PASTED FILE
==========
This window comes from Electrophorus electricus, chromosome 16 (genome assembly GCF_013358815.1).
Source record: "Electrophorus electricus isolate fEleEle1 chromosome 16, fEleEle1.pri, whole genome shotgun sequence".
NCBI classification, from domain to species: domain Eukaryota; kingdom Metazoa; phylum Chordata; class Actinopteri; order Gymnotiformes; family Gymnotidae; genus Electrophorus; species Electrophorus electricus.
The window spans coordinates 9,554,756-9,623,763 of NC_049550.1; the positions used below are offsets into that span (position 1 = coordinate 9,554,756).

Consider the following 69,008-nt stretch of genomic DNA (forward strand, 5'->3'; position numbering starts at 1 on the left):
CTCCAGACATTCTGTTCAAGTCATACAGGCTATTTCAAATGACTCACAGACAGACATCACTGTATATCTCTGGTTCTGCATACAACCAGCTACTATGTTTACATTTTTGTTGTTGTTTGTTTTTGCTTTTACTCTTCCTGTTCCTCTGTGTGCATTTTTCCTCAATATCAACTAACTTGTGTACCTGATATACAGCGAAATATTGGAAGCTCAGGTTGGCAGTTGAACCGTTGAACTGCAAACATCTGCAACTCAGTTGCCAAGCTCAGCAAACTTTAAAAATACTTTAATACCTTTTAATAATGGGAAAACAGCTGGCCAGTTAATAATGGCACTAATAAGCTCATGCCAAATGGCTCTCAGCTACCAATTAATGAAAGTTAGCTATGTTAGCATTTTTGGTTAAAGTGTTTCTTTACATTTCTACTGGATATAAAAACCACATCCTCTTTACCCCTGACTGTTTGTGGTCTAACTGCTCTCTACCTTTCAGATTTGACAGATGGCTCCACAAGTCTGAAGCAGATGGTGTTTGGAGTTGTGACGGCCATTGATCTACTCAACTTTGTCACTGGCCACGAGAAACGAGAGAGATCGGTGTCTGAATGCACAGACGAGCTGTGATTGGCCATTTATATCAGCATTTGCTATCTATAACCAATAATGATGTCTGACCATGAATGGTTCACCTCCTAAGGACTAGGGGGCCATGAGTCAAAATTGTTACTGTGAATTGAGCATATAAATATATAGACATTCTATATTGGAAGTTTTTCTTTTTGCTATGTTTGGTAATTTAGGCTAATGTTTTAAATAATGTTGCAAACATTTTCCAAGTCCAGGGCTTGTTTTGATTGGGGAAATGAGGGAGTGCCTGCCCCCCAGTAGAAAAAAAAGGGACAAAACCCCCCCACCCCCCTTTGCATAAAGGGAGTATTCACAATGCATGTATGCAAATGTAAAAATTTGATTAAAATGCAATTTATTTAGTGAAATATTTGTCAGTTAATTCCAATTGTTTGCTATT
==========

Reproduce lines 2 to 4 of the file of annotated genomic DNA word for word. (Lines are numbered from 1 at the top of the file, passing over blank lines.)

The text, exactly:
Source record: "Electrophorus electricus isolate fEleEle1 chromosome 16, fEleEle1.pri, whole genome shotgun sequence".
NCBI classification, from domain to species: domain Eukaryota; kingdom Metazoa; phylum Chordata; class Actinopteri; order Gymnotiformes; family Gymnotidae; genus Electrophorus; species Electrophorus electricus.
The window spans coordinates 9,554,756-9,623,763 of NC_049550.1; the positions used below are offsets into that span (position 1 = coordinate 9,554,756).